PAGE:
[Breaking] Seoul dismisses possible reduction of US troops in S

[Breaking] Seoul dismisses possible reduction of US troops in S

A meeting between Kim and U.S. President Donald Trump is expected in the coming weeks, although arrangements have yet to be announced.

But Chung-in's article drew a swift rebuke from South Korea's presidential Blue House, which said that U.S. forces would stay, regardless of whether a peace treaty is signed.

He also seems to have talked about the potential distrust that the United States has with regards to North Korea's pledge to scale back and eventually end their mission to become a nuclear power.

But a US National Security Council official told a visiting South Korean official in Washington via telephone the report was false, the South Korean presidential office said in a statement.

More news: The Bounce says it won't play Kanye West songs anymore

China says sanctions imposed over North Korea's nuclear and missile programs are meant to further diplomacy rather than punish the North. Beijing opposes any measures that could topple North Korea's government and possibly lead to a tide of refugees crossing its border and the stationing of USA and South Korean troops in the North. However, they said stationing of the USA forces in the South may not be necessary if a peace treaty is signed between the Koreas.

South Korea was quick to deny the story.

For Trump, withdrawing troops would have multiple benefits, said Victor Cha, a Korea scholar at Georgetown University who was, for a time, under consideration to be ambassador to Seoul.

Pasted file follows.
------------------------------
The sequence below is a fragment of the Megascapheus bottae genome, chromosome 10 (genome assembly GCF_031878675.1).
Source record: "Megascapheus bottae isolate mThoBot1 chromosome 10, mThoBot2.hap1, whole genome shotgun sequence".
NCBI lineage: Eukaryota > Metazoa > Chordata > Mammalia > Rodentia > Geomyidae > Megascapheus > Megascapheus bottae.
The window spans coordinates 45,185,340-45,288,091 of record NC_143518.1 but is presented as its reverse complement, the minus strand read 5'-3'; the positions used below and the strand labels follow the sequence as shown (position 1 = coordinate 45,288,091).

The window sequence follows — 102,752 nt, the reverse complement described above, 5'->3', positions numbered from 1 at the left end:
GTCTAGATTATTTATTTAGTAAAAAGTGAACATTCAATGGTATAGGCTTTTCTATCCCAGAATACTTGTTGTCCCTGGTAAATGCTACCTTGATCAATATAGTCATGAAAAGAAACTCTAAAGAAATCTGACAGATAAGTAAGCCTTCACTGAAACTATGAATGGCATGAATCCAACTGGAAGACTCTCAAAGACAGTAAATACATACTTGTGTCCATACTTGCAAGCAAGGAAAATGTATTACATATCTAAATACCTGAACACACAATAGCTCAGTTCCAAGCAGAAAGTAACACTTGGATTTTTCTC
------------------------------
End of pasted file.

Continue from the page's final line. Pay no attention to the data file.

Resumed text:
The two countries have technically been at war since 1953.

More news: Uganda registers progress in press freedom though uncertainties remain

However, is it the right time for the U.S.to consider reducing its troop presence in South Korea?

Moon's remarks followed a proposal from his special adviser Moon Chung-in on the withdrawal of United States forces in South Korea.

Joining Warren and Markey in signing the letter, were: U.S. Sens.

The letter came amid reports that the White House was looking at Singapore and a facility inside the Korean peninsula's demilitarized zone as possible sites for Trump's anticipated meeting with Kim. "South Korea alliance, it would represent a major retrenchment", Cha said. However, U.S. Defense Secretary Jim Mattis appeared to say the issue might be open to discussion. "It will be hard to justify their continuing presence". But even close allies of President Moon Jae-in have raised doubts about the rationale for a long-term US presence. Could it be that Trump isn't the master negotiator he claims he is?

More news: Multiple Signs Point To The Oculus Go's Imminent Launch

Related Articles